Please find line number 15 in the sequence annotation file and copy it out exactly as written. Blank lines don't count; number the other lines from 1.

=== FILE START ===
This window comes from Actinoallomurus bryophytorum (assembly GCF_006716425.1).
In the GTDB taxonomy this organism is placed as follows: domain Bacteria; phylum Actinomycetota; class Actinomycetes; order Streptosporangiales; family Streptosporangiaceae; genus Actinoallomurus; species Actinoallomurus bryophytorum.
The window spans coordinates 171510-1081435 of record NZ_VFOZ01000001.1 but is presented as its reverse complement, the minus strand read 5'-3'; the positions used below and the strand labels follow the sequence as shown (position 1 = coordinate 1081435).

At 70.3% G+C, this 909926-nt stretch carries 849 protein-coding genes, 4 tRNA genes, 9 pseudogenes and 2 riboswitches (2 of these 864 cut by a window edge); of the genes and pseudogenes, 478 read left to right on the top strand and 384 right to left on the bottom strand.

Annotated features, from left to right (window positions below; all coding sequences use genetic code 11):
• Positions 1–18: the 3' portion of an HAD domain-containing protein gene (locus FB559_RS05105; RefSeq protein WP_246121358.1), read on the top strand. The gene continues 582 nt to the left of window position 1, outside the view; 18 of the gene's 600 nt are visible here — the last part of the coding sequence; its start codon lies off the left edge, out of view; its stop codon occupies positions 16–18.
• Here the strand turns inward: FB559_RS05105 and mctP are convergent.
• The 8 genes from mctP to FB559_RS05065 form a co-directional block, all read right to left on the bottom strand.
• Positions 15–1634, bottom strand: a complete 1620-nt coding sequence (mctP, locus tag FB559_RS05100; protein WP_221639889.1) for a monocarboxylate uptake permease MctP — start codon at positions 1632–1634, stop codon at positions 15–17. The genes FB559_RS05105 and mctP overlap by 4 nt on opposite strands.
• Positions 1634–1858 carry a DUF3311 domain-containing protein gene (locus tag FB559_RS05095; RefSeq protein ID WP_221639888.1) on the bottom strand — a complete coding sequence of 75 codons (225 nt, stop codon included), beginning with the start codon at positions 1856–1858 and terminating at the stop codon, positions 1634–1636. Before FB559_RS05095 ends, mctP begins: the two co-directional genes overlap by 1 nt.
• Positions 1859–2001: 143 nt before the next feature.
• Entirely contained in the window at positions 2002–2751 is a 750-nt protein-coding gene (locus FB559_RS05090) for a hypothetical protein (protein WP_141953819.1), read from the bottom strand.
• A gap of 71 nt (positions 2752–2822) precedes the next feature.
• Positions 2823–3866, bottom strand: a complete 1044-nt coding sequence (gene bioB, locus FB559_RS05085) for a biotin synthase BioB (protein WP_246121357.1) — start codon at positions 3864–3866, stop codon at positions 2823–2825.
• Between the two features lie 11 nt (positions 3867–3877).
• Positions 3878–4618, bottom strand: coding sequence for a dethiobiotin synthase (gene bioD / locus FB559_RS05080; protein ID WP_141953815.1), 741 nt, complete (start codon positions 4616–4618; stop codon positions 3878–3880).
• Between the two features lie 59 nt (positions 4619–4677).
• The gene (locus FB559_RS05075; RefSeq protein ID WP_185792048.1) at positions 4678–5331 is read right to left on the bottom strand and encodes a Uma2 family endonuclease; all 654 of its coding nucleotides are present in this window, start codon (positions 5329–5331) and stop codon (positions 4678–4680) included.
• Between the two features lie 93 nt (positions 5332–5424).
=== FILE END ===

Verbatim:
• Between the two features lie 11 nt (positions 3867–3877).